In gliomas, co-deletions of chromosomes 1p and 19q are associated with tumors with “oligodendroglial” morphology. This co-deletion of chromosome regions 1p36/19q13 in oligodendrogliomas was discovered in 1994 and was subsequently found to derive from an unbalanced translocation at (1;19)(q10;p10).Reference Jenkins, Blair and Ballman 1 Combined alterations have been observed in up to 70% of oligodendrogliomas and 50% of mixed oligoastrocytomas.Reference Reifenberger, Reifenberger, Liu, James, Wechsler and Collins 2 , Reference Smith, Alderete and Minn 3 Besides being a relevant diagnostic marker, 1p19q loss has been validated for its prognostic relevance in anaplastic oligodendroglial tumors and mixed oligoastrocytomas. Although 1p19q co-deletion is also present in astrocytomas and mixed oligoastrocytomas,Reference Reifenberger, Reifenberger, Liu, James, Wechsler and Collins 2 , Reference Smith, Alderete and Minn 3 it has been shown to predict increased chemosensitivity in oligodendroglial tumors in particular.Reference Van den Bent, Brandes and Taphoorn 4 , Reference Cairncross, Wang and Shaw 5 The 1p19q co-deletion status is also associated with frontal lobe location and the presence of isocitrate dehydrogenase (IDH) mutations.Reference Alentorn, Sanson and Idbaih 6
Responses to procarbazine, lomustine, and vincristine (PCV) were first reported in small series of patients with recurrent oligodendroglioma and oligoastrocytoma in 1988Reference Cairncross and Mac Donald 7 and 1992,Reference Kim, Hochberg and Thornton 8 respectively. These studies led to randomized phase III trials Radiation Therapy Oncology Group (RTOG) 9402Reference Cairncross, Wang and Shaw 5 and European Organisation for Research and Treatment of Cancer (EORTC) 26951Reference Van den Bent, Brandes and Taphoorn 4 to clarify the role of PCV chemotherapy in anaplastic oligodendroglioma and anaplastic oligoastrocytoma. Long-term results of RTOG 9402 and EORTC 26951 indicated that patients whose tumors harbored a 1p19q co-deletion benefitted from early addition of PCV chemotherapy to radiotherapy; a significant improvement in overall survival (OS) was demonstrated compared with early radiotherapy, even with salvage chemotherapy at tumor relapse.Reference Van den Bent, Brandes and Taphoorn 4 , Reference Cairncross, Wang and Shaw 5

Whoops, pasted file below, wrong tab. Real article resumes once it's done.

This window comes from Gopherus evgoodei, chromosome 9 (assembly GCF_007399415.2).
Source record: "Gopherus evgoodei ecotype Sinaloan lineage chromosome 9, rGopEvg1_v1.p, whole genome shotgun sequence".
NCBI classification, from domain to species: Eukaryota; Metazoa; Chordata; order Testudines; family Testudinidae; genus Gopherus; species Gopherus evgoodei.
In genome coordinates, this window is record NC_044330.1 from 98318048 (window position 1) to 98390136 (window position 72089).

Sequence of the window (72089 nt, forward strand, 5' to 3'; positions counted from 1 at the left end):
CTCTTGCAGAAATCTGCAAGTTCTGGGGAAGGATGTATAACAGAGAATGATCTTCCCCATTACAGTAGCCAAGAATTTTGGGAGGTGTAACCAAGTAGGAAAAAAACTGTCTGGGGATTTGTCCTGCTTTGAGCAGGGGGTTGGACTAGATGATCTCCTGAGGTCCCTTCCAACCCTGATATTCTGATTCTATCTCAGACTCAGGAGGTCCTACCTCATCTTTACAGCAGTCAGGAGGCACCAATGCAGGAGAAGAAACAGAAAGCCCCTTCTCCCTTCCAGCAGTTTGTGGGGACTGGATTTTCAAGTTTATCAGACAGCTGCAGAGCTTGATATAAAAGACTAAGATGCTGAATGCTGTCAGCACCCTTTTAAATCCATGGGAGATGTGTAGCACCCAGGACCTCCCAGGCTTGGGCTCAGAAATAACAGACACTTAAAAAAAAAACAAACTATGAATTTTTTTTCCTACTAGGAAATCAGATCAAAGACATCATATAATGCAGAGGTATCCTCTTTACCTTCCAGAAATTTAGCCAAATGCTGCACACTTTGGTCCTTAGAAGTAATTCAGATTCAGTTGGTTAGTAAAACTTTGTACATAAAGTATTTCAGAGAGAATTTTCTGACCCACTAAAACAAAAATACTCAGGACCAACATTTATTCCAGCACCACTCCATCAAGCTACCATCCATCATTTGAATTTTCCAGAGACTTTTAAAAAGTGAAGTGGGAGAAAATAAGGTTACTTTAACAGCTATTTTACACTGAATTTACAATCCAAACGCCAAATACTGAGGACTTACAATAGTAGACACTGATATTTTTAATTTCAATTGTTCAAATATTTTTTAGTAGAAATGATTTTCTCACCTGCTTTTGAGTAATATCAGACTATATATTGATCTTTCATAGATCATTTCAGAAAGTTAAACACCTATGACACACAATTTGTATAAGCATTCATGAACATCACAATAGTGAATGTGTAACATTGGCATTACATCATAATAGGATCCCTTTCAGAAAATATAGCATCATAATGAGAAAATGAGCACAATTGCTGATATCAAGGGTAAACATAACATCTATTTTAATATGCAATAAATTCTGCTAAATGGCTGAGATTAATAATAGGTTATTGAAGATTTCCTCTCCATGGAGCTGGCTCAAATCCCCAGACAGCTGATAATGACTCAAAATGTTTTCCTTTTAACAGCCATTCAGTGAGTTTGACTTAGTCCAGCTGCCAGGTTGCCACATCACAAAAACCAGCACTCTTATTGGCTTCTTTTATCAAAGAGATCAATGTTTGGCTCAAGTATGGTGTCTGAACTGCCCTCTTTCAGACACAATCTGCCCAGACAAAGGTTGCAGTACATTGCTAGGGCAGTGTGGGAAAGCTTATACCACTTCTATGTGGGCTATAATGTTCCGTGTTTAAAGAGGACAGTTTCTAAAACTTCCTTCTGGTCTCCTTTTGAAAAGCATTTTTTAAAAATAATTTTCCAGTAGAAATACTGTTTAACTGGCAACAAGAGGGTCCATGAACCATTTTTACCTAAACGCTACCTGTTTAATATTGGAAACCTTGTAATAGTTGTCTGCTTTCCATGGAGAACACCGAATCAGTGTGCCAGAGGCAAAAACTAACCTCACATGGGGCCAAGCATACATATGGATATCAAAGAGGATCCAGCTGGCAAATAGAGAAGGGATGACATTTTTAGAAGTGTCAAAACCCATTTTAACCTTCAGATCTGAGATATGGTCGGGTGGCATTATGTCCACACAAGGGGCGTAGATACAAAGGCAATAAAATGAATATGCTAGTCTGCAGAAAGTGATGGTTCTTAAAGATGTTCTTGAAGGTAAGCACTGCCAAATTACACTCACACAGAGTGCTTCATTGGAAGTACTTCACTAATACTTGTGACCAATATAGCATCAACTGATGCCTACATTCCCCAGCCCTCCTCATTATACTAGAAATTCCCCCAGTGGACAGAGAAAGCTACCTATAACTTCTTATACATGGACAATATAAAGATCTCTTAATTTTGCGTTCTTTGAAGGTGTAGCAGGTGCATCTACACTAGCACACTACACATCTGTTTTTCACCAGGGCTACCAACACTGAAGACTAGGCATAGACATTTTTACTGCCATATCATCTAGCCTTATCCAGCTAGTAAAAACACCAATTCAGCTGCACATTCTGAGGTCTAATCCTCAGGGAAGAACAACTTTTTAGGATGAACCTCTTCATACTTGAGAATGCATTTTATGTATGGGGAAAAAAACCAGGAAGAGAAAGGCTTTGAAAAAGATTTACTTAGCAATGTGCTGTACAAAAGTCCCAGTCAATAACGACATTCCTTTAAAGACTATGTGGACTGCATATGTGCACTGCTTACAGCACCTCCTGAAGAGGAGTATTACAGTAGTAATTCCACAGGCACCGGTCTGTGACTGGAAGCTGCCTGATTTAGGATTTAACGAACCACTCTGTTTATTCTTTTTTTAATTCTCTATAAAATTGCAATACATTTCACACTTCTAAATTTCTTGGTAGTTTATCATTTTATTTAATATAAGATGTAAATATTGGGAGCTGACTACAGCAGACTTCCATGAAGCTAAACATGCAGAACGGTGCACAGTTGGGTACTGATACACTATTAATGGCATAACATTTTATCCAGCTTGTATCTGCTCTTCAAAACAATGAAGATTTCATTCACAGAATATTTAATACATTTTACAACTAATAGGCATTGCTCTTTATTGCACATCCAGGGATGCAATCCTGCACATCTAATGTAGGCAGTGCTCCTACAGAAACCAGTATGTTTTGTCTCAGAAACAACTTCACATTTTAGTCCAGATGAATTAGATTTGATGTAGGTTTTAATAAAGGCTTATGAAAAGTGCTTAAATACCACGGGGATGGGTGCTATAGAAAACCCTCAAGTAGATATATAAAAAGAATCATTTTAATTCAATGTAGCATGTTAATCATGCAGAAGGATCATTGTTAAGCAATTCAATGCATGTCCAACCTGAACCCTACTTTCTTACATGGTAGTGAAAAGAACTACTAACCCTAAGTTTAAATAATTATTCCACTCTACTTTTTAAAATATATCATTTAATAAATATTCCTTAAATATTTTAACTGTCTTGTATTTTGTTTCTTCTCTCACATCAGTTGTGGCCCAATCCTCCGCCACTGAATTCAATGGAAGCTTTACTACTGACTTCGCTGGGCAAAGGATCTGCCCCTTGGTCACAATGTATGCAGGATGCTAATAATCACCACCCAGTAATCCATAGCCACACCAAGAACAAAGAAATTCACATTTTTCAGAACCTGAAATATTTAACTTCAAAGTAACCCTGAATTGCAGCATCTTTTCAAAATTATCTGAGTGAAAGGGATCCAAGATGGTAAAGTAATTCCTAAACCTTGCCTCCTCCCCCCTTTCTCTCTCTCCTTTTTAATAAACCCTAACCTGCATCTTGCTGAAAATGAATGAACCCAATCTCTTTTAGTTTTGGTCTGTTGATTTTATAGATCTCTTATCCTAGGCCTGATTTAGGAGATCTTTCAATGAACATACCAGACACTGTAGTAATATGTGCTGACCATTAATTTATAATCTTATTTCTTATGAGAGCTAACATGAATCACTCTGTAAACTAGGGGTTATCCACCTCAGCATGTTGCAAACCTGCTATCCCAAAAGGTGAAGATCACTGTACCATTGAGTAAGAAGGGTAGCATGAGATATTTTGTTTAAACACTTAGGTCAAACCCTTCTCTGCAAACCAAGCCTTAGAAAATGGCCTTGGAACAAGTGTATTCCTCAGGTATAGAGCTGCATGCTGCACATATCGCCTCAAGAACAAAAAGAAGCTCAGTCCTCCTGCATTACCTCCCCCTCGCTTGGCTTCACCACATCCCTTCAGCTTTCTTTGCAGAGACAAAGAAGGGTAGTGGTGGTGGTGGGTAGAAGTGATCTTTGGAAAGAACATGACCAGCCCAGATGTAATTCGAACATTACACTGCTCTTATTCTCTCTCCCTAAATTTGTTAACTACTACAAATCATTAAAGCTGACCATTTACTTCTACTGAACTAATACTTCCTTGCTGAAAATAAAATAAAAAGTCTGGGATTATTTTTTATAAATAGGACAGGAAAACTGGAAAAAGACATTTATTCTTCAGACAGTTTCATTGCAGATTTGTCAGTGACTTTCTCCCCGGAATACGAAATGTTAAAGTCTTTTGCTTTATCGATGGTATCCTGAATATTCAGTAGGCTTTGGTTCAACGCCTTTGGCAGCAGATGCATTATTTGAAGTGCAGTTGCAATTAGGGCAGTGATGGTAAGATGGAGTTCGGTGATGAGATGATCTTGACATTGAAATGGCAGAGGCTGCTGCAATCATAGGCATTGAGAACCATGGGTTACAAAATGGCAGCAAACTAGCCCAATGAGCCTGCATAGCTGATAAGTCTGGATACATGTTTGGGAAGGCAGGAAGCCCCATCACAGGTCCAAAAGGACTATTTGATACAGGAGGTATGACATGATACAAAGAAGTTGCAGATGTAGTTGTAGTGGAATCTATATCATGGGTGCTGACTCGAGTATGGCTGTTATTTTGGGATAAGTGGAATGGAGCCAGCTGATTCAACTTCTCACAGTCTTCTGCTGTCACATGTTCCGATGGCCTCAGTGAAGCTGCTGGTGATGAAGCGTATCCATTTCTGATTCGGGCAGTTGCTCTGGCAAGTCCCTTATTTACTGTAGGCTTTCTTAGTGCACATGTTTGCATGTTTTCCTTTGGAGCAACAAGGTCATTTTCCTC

Long-term follow up of RTOG 9802 reported that in patients with high-risk grade II gliomas (with less than gross total tumor resection or who were more than 40 years of age), radiotherapy plus PCV also prolonged both progression-free survival (PFS) and OS, compared with radiotherapy alone.Reference Buckner, Pugh and Shaw 9
However, there are still unanswered questions regarding whether upfront chemotherapy, omitting/deferring radiotherapy, to avoid or delay the late neurocognitive toxicity of radiotherapy should be the initial therapy for anaplastic oligodendrogliomal tumors with co-deleted 1p19q, or whether temozolomide can be substituted for PCV chemotherapy, the former being an oral agent with a superior toxicity profile. Additionally, it is unknown whether excluding radiotherapy from initial management of these tumors impacts unfavorably on survival.
The aim of this study was to review retrospectively outcomes in patients treated at a large academic centre with a diagnosis of 1p19q co-deleted/partially deleted oligodendroglioma, oligoastrocytoma, anaplastic oligodendroglioma, or anaplastic oligoastrocytoma and also to examine outcomes in those treated with upfront temozolomide alone.
Materials and Methods